I’m to be on a marijuana revenue panel in Connecticut on Monday, April 30. The folks in Connecticut, like everyone else, want to know the bottom line. Whew. That leaves aside the preliminary and necessary questions of what to tax (weight or stated THC, I would say) and tax rates.
OK, jumping the preliminary issues, here’s a wild guess: $155 million a year after the market matures in several years. That’s $43 per inhabitant times 3.588 million population.
The $43 number comes from Colorado and Washington, which legalized two years before any other state. Both those maturing markets are collecting just about that much cannabis tax revenue now. (Math is below.)
I thought Washington would collect more per capita than Colorado:
— The tax burden is higher in Washington. Economist Ben Hansen concludes, Washington’s “retail tax rate on marijuana of 37 percent remains on the correct side of the Laffer curve.” https://www.pdx.edu/sites/www.pdx.edu.econ/files/taxation-recreational-marijuana.pdf.
That is, if Washington can increase its tax burden and see collections go up. (Colorado taxes retail sales at 15 percent and producer sales at 15 percent (though the producer tax is often de facto weight-based by category like bud or trim).)
— Colorado exempts medical cannabis from everything but its 2.9 percent sales tax; Washington taxes medical cannabis at 37 percent of retail.
— Some Colorado cities tax cannabis – and their taxes don’t show up in the total.
— Colorado allows untaxed home growing; Washington does not.
— (Colorado had trouble with its 99-plant rule that allowed folks to avoid the legal system. I guess that problem (cited for creating out-of-state sales) has been solved, or that it doesn’t cut into Colorado legal sales much.)
Why might Colorado collect about as much as Washington?
— Colorado has more supply. Colorado reportedly has lots more retail outlets. http://thehill.com/opinion/campaign/384557-the-best-way-to-fight-illegal-pot-is-with-legal-cannabis. And Washington has many more grow licenses, too, I think.
— Colorado has more users per capita than Washington. As evidence of that, Oregon state government says both Colorado and Oregon have more users per capita than Washington. http://www.oregon.gov/das/OEA/Documents/forecast0318.pdf. And see below.
— Maybe Colorado’s lower tax burden is beating the black market better than Washington’s higher burden.
— Maybe Colorado attracts more tourists.
— Then there’s Oregon, which legalized two years after Washington.
Washington’s tax burden is higher than Oregon’s (17 percent state excise plus 3 percent local taxes, imposed nearly everywhere), and Oregon seems to have a supply glut. So Washingtonians might purchase in Oregon and bring product home (violating a rarely enforced federal law). In any event, Oregonians needn’t go to Washington. “In the days immediately following Oregon’s market opening, the quantity of marijuana demanded in Washington’s border counties fell by 41%.” Ben Hansen, “The Grass is Greener on the Other Side: How Extensive is the Interstate Tracking of Recreational Marijuana?,” https://papers.ssrn.com/sol3/papers.cfm?abstract_id=3040362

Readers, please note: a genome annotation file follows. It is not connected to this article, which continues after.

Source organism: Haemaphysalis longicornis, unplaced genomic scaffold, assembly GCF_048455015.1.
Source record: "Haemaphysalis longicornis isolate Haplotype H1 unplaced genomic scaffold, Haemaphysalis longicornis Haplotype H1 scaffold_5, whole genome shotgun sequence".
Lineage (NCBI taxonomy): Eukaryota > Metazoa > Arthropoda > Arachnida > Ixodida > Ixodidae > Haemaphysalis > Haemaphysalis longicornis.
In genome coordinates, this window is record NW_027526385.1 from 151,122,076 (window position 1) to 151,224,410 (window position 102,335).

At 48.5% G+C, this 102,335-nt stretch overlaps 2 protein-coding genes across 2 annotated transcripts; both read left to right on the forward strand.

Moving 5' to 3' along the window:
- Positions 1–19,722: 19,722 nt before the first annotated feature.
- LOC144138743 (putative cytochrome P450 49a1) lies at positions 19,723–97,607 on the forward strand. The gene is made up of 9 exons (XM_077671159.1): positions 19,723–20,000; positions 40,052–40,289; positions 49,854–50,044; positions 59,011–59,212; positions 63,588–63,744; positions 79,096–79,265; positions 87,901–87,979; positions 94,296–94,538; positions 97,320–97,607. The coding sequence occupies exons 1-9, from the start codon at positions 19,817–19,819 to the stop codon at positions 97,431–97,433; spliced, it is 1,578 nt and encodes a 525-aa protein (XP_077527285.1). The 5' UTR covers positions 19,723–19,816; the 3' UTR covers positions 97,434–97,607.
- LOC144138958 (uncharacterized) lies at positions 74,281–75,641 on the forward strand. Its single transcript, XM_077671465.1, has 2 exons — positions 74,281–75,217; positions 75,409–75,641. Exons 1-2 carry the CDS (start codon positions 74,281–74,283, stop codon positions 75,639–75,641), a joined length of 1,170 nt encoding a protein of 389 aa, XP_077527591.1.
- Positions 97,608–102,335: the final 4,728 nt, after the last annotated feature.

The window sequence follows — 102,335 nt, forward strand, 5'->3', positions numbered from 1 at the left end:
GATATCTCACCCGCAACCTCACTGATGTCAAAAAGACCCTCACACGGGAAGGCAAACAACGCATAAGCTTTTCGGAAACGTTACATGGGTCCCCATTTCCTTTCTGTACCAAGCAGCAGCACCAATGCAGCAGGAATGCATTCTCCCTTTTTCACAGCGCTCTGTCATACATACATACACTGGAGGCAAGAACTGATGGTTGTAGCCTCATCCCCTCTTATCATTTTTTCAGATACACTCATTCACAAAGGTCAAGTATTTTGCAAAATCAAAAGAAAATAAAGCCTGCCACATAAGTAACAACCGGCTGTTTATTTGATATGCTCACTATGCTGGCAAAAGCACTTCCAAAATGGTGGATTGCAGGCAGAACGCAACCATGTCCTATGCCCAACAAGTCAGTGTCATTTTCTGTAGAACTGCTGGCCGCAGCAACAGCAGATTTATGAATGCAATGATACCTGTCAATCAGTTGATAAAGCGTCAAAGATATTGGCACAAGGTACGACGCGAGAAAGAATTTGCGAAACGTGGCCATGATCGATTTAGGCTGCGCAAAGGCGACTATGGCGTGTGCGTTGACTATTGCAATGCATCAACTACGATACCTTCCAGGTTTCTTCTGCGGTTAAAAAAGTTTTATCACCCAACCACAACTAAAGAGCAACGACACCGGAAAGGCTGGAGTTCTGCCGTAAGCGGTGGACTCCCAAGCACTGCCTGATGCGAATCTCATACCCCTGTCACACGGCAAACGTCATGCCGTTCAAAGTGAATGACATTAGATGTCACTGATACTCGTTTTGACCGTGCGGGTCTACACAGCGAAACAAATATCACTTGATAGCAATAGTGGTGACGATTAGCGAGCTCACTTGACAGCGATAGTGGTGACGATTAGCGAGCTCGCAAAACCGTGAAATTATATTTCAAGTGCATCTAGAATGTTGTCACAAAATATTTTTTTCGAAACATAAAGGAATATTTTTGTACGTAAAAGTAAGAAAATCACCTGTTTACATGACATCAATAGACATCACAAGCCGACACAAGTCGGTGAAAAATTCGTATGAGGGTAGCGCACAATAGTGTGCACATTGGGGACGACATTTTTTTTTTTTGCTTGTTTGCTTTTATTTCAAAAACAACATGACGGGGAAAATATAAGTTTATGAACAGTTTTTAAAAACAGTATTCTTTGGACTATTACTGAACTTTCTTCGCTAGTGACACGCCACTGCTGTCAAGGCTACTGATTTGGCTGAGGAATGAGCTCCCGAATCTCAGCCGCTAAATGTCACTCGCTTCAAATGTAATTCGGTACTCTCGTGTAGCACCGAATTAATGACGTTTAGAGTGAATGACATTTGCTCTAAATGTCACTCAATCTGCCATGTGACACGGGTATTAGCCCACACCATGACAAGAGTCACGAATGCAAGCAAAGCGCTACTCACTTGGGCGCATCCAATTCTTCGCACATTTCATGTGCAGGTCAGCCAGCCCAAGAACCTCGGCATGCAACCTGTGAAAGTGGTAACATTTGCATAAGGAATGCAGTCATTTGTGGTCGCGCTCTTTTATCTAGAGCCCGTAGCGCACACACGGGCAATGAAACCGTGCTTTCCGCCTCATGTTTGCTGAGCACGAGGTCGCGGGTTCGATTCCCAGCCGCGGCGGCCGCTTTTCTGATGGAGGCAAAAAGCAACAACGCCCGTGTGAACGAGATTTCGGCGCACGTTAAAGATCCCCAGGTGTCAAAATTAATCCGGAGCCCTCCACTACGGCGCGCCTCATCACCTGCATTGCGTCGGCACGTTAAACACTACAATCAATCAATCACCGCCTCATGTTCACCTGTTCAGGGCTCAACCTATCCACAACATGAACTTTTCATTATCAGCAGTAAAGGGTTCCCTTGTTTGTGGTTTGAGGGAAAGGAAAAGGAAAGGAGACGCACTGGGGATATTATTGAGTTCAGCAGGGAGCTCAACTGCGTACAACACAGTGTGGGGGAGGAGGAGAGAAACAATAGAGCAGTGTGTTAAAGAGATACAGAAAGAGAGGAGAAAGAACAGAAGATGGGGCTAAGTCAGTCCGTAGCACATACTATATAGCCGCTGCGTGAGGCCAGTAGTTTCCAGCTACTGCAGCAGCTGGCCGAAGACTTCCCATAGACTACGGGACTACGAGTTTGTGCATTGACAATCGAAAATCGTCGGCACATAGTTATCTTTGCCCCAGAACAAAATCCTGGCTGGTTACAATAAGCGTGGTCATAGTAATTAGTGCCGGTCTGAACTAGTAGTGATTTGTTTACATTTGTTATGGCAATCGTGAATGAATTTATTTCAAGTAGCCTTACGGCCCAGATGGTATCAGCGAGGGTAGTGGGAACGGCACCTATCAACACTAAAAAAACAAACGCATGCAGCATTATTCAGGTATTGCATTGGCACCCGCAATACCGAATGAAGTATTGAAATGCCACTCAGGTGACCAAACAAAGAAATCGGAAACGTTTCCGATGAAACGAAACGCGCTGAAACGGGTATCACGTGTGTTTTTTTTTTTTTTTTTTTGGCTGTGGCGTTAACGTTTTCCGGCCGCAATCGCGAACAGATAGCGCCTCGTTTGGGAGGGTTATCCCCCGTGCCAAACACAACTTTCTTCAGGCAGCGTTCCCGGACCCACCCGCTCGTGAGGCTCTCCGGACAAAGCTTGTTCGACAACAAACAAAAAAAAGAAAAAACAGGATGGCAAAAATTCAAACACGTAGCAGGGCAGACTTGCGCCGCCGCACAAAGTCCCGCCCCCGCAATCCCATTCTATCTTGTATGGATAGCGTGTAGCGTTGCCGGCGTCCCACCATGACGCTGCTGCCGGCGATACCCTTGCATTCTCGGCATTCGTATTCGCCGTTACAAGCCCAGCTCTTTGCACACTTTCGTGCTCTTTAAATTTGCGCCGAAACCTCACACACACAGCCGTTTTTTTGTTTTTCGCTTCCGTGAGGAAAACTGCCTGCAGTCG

That brings up Massachusetts, which will have sales up and running before Connecticut. Its tax is 20 percent of retail – like Oregon’s. Connecticut’s population centers are closer to Massachusetts than Washington’s are to Oregon. Now Connecticut pass a law to try to stop people from bringing cannabis across the border as it does with liquor (you can bring up to 4 gallons in without a permit, but you are supposed to pay tax on that. Ha!). But interstate tax competition can whittle away at a high-tax state’s collections. Leakage can be a problem.
On the other hand, there’s New York, which, if it legalizes late, could send lots of customers to Connecticut.
In any event, as time goes on, law enforcement and an increased tax burden can bring in more revenue. https://newtax.files.wordpress.com/2015/01/supplemental-thoughts-about-revenue-from-marijuana-in-vermont-16-january-2015-in-pdf.pdf (Part II.)
More per capita, as Ben Hansen suggests, than Washington is collecting today.
Colorado in 2017:
5.6 million population.
$247 million tax take. Source: https://www.thecannabist.co/2018/04/19/colorado-cannabis-industry-federal-reserve-economists/103835/
So ≈ $44 per woman, child, and man.
Washington in Fiscal 2017 (July 1, 2016 – June 30, 2017).
7.4 million population.
$319 million tax take. Source: https://www.tre.wa.gov/portfolio-item/washington-state-marijuana-revenues-and-health/
So ≈ $43 per woman, child, and man.
UPDATE: Karmen Hanson of the NCSL points out that per capita usage in Connecticut may be different from that in Colorado and Washington. Sure enough, SAMHSA data for 2015-16 show the percentage of the 12-and-over population as past year cannabis users as
15.08 percent in Connecticut,
23.12 percent in Colorado and
18.93 percent in Washington. That would tend to bring the estimated revenue down.
But part of Connecticut’s lagging might be due to legalization in Colorado and Washington: in 2008-09, SAMHSA data show the percentage of the 12-and-over population as past year cannabis users as
12.56 percent in Connecticut,
15.12 percent in Colorado and
12.81 percent in Washington.
So maybe Connecticut will gain parity with Washington after legalization, as it had in the earlier period. And maybe folks in CT now are less likely to say they used — which is a state crime there, but not in CO or WA.